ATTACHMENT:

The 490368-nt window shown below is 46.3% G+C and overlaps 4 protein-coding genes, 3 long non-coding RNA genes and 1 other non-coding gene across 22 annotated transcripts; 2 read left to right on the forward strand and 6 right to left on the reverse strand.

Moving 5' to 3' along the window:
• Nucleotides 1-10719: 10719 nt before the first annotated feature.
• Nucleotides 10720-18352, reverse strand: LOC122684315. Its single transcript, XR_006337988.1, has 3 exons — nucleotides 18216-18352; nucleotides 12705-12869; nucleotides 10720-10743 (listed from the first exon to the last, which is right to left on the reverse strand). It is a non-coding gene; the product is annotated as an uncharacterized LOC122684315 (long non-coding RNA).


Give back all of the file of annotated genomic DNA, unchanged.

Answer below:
The 490368-nt window shown below is 46.3% G+C and overlaps 4 protein-coding genes, 3 long non-coding RNA genes and 1 other non-coding gene across 22 annotated transcripts; 2 read left to right on the forward strand and 6 right to left on the reverse strand.

Moving 5' to 3' along the window:
• Nucleotides 1-10719: 10719 nt before the first annotated feature.
• Nucleotides 10720-18352, reverse strand: LOC122684315. Its single transcript, XR_006337988.1, has 3 exons — nucleotides 18216-18352; nucleotides 12705-12869; nucleotides 10720-10743 (listed from the first exon to the last, which is right to left on the reverse strand). It is a non-coding gene; the product is annotated as an uncharacterized LOC122684315 (long non-coding RNA).